— Walt Disney Television Photo Archives/Disney General Entertainment Content/Getty Images

Thirty-five years ago Police Squad!, a detective show spoof that was canceled after just six episodes, was then adapted for the big screen in the surprise 1988 blockbuster The Naked Gun. The movie was as commercially successful as the show that inspired it was unsuccessful. It was a huge hit with myriad demographics but it had particular appeal to dads. Or, should we say people who love “dad jokes.” Here’s why The Naked Gun holds, thirty-five years later.

The dad appeal is somewhat obvious: It’s a detective show comedy that climaxes at a baseball game filled with real players (most notably Reggie Jackson) and announcers and partially because its humor veers unmistakably into the realm of dad jokes: puns, wordplay, shtick and other cornball forms of humor that our children reluctantly tolerate if we’re lucky. Think of perhaps the most famous and iconic line in Airplane. It comes after Leslie Nielsen asks Robert Hays’ Ted Striker if he can fly and land the plane they’re on with a look of intense seriousness. The traumatized pilot replies, “Surely, you can’t be serious”, to which Leslie Nielsen retorts: “I am serious. And don’t call me Shirley.”

That is more or less a pure dad joke. It’s a minor variation on responding to “I’m hungry” with, “Hi Hungry, I’m Dad.” It’s a gag rooted in homophone confusion that became legendary in the annals of film comedy, not because of its sophistication or nuance but rather because of its perfect deadpan.

The Naked Gun is full of dad jokes that inspire a sort of double laughter, where you laugh at something you really shouldn’t, then laugh at yourself for finding something so silly laugh-out-loud funny. In a representative example, Frank Drebin delivers a deadpan monologue about a romance gone wrong to love interest Jane Spencer (Priscilla Presley) that ended with her dying in a blimp accident. When Jane inquires, “Goodyear?” Frank responds obliviously and inevitably, “No, the worst year.”

It shouldn’t be funny but in this context it’s hilarious. Writers David and Jerry Zucker stumbled upon a winning formula that executed cornball jokes and cheesy gags with a faux-seriousness that made everything funnier. In Airplane, they deliberately sought out dramatic actors like Lloyd Bridges, Peter Graves, Robert Stack, and Nielsen. They guessed correctly that these dramatic actors could get bigger laughs playing dad joke comedy seriously than professional funnymen could by hamming it up.

Police Squad! was even more deliciously deadpan than Airplane! It mastered the visual vocabulary of detective shows so completely that unless you were paying close attention it would be easy to mistake it for what it is parodying. And, The Naked Gun continued this proud tradition. Nielsen was still playing it straight at this point in his career. He was still the dramatic TV actor who was hilarious in movie comedies precisely because he seemed so out of place. It’s safe to assume that The Naked Gun’s verbal comedy, comic craftsmanship and unusually restrained approach to parody didn’t make anywhere near as strong an impression on audiences as a series of slapstick set-pieces.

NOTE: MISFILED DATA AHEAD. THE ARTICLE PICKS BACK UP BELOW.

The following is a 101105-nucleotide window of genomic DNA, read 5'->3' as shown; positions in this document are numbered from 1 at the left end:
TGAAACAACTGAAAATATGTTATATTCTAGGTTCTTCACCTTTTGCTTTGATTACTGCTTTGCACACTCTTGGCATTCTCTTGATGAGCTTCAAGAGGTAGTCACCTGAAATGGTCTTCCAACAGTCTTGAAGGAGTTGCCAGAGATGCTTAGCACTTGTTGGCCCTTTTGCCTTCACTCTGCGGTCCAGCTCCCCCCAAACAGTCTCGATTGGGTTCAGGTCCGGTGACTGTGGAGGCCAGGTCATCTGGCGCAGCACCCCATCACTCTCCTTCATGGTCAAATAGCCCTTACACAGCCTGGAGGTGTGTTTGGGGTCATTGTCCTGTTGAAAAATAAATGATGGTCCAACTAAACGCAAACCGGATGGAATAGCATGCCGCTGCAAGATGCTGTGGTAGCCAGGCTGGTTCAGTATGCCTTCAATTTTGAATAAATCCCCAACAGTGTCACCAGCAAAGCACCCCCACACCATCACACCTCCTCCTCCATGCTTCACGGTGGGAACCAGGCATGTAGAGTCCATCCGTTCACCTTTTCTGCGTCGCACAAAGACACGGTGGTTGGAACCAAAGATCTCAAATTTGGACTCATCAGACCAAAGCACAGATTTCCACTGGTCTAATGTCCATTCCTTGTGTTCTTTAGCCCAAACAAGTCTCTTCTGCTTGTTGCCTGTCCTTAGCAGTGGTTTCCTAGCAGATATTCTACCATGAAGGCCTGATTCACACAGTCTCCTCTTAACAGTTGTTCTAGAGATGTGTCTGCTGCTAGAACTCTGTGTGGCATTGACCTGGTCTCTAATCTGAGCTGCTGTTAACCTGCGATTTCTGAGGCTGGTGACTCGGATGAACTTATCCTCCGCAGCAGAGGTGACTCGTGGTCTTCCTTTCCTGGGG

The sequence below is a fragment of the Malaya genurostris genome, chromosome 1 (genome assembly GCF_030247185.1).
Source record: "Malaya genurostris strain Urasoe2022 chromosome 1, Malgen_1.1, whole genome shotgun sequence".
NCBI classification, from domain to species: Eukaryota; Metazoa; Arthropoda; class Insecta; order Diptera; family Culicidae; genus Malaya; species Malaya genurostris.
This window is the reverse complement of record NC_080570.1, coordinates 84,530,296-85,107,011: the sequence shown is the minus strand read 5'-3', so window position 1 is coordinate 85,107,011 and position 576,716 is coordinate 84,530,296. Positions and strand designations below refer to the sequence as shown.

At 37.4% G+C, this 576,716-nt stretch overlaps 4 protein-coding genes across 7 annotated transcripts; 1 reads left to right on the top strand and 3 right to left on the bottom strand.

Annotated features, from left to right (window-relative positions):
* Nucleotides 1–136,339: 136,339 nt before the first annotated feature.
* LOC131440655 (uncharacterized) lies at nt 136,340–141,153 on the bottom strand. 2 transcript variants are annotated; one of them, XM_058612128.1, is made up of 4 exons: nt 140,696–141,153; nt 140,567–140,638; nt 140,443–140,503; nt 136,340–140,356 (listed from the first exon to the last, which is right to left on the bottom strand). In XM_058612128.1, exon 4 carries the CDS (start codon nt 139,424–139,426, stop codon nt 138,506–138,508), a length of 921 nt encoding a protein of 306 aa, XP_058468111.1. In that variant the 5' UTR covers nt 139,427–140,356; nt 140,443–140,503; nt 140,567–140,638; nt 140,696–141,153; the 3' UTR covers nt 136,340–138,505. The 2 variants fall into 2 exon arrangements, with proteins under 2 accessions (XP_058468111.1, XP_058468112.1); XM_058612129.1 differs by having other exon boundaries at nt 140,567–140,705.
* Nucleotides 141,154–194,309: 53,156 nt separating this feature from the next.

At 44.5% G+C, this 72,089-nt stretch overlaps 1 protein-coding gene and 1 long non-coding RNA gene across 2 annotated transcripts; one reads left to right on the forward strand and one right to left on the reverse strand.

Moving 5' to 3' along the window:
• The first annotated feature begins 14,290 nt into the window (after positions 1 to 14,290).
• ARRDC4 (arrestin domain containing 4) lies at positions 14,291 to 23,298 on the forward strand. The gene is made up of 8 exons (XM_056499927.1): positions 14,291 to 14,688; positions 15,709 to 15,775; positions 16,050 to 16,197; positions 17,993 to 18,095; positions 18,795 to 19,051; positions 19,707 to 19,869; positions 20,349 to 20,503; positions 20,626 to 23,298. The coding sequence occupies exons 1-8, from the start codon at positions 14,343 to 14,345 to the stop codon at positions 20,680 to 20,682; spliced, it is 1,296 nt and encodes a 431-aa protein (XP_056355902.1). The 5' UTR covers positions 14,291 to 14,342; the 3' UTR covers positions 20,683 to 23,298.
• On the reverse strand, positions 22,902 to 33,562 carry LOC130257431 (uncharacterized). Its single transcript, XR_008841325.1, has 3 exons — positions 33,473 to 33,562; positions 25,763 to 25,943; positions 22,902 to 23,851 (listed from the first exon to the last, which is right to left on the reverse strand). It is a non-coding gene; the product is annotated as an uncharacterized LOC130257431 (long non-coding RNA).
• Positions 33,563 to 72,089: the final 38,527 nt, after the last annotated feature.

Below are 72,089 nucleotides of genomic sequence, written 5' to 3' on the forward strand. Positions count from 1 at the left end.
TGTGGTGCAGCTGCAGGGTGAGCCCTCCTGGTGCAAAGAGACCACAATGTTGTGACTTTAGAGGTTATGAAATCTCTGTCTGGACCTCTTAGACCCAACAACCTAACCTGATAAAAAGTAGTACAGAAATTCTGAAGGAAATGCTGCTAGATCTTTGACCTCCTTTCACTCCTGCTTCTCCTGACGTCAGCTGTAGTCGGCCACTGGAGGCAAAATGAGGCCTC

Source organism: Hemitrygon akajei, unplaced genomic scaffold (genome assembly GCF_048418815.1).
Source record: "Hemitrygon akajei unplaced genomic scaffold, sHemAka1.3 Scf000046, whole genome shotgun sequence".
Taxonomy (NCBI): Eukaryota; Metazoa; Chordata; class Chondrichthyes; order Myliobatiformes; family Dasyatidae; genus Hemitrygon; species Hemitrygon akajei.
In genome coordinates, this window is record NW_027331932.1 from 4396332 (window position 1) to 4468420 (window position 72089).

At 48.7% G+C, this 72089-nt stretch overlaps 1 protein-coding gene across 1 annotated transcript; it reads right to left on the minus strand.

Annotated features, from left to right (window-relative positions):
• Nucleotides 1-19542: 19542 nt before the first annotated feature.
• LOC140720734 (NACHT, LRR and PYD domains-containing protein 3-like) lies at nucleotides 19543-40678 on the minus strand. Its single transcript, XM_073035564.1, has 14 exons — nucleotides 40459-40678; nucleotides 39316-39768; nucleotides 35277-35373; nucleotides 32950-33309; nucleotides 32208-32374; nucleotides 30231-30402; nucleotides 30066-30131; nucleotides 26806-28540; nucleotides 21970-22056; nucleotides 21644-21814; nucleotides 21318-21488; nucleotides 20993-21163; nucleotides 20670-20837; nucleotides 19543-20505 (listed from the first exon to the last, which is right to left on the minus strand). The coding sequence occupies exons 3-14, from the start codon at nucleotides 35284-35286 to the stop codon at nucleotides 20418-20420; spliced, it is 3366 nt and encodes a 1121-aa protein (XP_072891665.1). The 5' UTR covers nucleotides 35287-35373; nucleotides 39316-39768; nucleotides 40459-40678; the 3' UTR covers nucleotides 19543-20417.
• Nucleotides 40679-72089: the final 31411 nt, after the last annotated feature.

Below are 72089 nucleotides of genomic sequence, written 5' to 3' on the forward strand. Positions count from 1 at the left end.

When dads look back lovingly at The Naked Gun, the first thing that pops into their head is probably some brilliant piece of physical comedy executed by masters of the form, like the climax at the baseball game, easily one of the best pieces of sports-based comedy ever, or Frank Drebin sliding across a table with the Queen.

Audiences wanted more and more is what they got, both in the inferior sequels The Naked Gun 2 and The Naked Gun 3: The Final Insult and a series of dud wannabes, many starring Leslie Nielsen at his broadest. Basically, Nielsen was a victim of his own success. He was so hilarious in Zucker Brothers movies that people assumed that he was naturally hilarious when he needed good material and collaborators like The Zucker Brothers.

There’s a wonderful moment in the baseball game set-piece that anticipates the direction Nielsen’s career would be heading in the aftermath of The Naked Gun’s massive success.

The detective is going undercover as a major league umpire during an Angels game where a player has been brainwashed, The Manchurian Candidate style. He calls the first pitch tentatively as a strike. It gets a response from the crowd so Frank begins hamming it up shamelessly. Every pitch inspires an elaborate bit of physical business. At one point, through the magic of body doubles, he even Moonwalks in an effort to further whip the crowd up into a frenzy.

That’s pretty much what was happening to Nielsen and his career. A dramatic actor largely relegated to supporting parts was suddenly being laughed at by an adoring public that seemingly couldn’t get enough. Studios threw great gobs of cash and lead roles at Nielsen. It’s easy to see how he could be seduced into accepting an endless series of thankless roles in dire The Naked Gun knockoffs.

But before things too silly and too broad the Zucker Brothers and their leading man of choice delivered an instant classic that could only be more dad-friendly if it included a lengthy set-piece at Home Depot or a Civil War historical site.

Yes, The Naked Gun traffics shamelessly in dad jokes. It loves the kind of cornball gags we tell our perpetually unamused progeny. The key difference is that in The Naked Gun, the dad joke humor isn’t just funny: it’s hilarious on a historic level.

The Naked Gun is streaming on Max.